In an effort to brainwash you even more with my weekend observations, every week I will be posting brief glimpses into players that have helped or hurt their evaluations in recent games. I will stick mainly to seniors (as usual) unless another draft-eligible player jumps off the screen in a very positive or negative way. Keep in mind these are just off of a couple of exposures and not full evaluations, so no conclusions have been made. As always, you can send observations, comments, or criticisms to me on Twitter.
+ Stanford RB Stepfan Taylor (#33/5’11/215) - Taylor had a couple of excellent performances last year, specifically against Washington, but without Andrew Luck he is forced to shoulder more of the offensive burden. The senior has done that well, breaking numerous tackles due to a wide base and decisive cuts along with showing solid straight-line speed. An early third-day selection appears likely.
+ Alabama DT Jesse Williams (#54/6’3/320) - Williams offers a different look at nose tackle than last year’s fire hydrant from Bama, Josh Chapman. Instead, Williams plays more upfield and uses a slight burst when shedding after active hand use. However, when facing double teams, the senior has a solid anchor and locates ball carriers to run the line well.
+ Fresno State RB Robbie Rouse (#8/5’7/190) - Admittedly, I have a soft spot in my heart for undersized runners that run with power to break tackles off of explosive cuts. I won’t even count Rouse’s 144 rushing yard and two touchdown effort on nine carries against Colorado. Instead, look at his performance against Oregon, where he made decisive moves and worked well in trash against free Duck defenders.
+ Louisville C Mario Benavides (#55/6’4/286) - Prior to the season, I considered the senior center a priority free agent with an outside shot of being drafted. Now, Benavides has played with solid pad level on first contact and has done a much better job mirroring upfield rushers, including this past weekend against UNC’s Sylvester Williams.
+ Ohio State CB Travis Howard (#7/6’0/196) - Howard has shown excellent ball skills in the early part of the season, picking off three passes to go along with two deflections. If the senior can quit staring in the backfield from his field corner spot, Howard will continue to show improved play, especially when closing on receivers at the catch point.
+ UCLA RB Johnathan Franklin (#23/5’10/198) - I was not overly high on Franklin heading into the season and noted that he ran too skinny, especially in trash at the second level. This year, however, Franklin has shown a wider base, specifically on cuts to evade linebackers, and has consistently run away from chasing defenders. For my money, Franklin has been the most satisfying surprise, in terms of prospects, thus far in 2012.
+ Florida State junior DE Bjoern Werner (#95/6’4/256) - Werner is on a rampage early this season, showcasing more burst than last season and an added dip to turn the corner and close on the quarterback. Couple that with the juniors hand use and strength to extend, and the top half of the first-round seems like a very reachable goal.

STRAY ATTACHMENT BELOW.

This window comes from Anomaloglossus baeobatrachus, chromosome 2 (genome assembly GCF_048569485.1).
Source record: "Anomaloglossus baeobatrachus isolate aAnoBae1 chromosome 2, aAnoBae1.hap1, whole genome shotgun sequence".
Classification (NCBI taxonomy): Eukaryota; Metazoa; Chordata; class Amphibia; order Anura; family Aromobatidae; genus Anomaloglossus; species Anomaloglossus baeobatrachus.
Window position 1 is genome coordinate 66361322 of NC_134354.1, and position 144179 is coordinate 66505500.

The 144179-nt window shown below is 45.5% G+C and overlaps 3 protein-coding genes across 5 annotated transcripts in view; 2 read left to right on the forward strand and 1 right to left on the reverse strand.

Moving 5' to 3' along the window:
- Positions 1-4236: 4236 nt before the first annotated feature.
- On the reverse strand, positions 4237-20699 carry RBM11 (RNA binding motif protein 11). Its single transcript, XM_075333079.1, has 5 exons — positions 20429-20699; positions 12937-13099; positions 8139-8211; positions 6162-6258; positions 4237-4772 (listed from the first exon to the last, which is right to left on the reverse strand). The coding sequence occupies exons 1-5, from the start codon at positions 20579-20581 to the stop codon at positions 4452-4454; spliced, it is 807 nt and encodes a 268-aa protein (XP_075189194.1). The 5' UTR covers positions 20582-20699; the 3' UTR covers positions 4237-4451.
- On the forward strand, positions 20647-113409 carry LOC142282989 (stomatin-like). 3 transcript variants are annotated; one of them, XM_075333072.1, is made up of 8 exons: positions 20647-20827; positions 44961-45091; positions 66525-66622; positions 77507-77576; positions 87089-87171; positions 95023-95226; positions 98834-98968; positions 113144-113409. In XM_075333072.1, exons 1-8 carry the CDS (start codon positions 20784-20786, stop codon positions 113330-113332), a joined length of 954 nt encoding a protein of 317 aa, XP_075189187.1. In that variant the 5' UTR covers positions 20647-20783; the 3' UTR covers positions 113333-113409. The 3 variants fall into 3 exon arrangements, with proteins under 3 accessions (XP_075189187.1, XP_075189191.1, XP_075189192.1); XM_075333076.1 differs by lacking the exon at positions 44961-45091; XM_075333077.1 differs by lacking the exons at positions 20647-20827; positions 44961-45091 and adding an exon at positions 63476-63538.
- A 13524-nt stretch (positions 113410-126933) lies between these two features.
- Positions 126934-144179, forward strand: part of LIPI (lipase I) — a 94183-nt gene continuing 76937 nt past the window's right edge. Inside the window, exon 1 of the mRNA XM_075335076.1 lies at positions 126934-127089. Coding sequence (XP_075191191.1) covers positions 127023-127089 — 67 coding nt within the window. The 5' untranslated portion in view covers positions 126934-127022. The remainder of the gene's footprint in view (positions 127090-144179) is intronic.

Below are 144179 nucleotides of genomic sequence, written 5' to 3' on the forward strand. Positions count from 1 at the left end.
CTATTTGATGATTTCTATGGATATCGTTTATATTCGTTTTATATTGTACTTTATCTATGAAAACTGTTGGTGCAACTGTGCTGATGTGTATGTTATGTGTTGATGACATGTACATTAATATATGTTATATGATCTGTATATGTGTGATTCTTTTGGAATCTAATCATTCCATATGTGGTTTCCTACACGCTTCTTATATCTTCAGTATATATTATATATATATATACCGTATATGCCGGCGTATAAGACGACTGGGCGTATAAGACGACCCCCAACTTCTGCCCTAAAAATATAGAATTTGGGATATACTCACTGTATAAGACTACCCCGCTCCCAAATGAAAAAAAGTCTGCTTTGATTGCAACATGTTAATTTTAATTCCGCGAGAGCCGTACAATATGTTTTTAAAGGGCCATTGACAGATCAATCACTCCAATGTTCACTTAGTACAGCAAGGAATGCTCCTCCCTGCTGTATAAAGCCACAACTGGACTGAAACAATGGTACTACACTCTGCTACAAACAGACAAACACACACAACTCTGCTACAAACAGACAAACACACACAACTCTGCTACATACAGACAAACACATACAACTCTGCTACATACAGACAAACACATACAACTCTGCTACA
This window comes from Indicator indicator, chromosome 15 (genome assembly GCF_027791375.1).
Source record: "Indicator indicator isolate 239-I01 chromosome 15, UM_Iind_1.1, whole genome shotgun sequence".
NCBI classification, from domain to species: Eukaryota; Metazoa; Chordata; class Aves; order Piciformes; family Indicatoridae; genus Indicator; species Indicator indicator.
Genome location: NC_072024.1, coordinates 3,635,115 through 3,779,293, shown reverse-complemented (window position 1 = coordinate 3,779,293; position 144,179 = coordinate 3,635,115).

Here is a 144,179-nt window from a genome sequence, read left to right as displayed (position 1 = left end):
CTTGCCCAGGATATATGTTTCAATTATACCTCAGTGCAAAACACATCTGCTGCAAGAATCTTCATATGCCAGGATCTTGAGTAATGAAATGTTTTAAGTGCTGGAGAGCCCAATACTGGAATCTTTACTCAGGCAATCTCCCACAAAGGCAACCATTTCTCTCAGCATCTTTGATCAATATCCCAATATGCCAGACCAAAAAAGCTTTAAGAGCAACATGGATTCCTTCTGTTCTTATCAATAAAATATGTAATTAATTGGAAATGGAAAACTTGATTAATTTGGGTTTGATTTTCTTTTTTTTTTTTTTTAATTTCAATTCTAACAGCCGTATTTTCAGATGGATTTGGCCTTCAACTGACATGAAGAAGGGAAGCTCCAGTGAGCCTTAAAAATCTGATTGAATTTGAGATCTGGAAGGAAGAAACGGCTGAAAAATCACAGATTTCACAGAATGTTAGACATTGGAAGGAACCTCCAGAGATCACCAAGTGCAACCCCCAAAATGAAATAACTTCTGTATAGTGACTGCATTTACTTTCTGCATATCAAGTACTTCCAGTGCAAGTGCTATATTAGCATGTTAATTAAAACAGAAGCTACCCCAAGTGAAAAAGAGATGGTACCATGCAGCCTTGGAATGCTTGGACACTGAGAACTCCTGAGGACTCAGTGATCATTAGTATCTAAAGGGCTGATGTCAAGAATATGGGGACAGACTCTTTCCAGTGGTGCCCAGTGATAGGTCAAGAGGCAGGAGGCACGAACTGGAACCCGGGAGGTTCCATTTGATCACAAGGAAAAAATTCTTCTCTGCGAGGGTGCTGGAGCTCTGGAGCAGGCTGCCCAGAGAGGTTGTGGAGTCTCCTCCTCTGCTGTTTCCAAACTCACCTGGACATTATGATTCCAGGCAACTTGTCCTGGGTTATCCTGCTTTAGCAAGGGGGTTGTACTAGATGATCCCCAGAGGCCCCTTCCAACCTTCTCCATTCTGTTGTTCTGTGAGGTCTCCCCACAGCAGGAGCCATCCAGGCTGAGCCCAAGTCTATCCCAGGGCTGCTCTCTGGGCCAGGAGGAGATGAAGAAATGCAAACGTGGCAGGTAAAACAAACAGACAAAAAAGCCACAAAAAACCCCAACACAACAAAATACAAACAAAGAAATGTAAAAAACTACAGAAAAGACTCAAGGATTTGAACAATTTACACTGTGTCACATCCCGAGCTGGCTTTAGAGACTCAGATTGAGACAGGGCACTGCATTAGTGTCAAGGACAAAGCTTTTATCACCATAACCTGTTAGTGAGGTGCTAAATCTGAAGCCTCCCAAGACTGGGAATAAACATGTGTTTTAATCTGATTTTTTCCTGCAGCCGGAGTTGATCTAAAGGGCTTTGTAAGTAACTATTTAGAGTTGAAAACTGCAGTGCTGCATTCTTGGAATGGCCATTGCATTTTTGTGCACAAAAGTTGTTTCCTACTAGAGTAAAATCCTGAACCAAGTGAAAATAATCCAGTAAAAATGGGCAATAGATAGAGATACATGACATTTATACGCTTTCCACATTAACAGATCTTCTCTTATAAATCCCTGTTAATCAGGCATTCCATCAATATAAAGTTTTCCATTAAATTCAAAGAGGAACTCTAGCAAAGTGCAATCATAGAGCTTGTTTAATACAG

+ TCU junior QB Casey Pachall (#4/6’4/226) - I like to call the junior a refined gunslinger, in that he is not afraid to take a shot downfield while getting clobbered in the pocket, but Pachall’s touch and placement are excellent. Right now, he is one of the forgotten draft-eligible quarterback prospects and even though it is doubtful that the Horned Frog will declare, he’s a name to keep an eye on as he starts to face stiffer competition.
+ Texas A&M junior DE Damontre Moore (#94/6’4/250) - Moore has benefited the most from the Aggies switch to a four man front, consistently using his length to extend on the edge and athleticism to turn the corner and close on the quarterback. He flashes real dominance and could put out a great resume against SEC caliber tackles.
- Virginia Tech junior QB Logan Thomas (#3/6’6/260) - Many touted Thomas this year’s top quarterback prospect, but he continues to make erratic throws without showing progress as a passer. Sure, his arm talent, size, and athleticism are enticing, but his flashes fail to become consistent, and that will need to change if he hopes to be drafted higher than one of his most popular player comparisons: Josh Freeman (17th overall pick).
- Arkansas junior RB Knile Davis (#7/6’0/226) - Many expected a big season out of Davis after he missed all of 2011, but the redshirt junior seems to have lost the ability to make tacklers miss at the second level, or at least to the same capacity that he once had. In fact, I consider senior teammate Dennis Johnson the better prospect at this point.
- Utah RB John White IV (#15/5’8/188) - I was excited for White before this season kicked off, a burner with some elements of power. However, he has looked far more tentative this season in his decisions at the line and has failed to break first contact. Perhaps he is being affected by a struggling Utes offense, but White certainly is not helping the cause.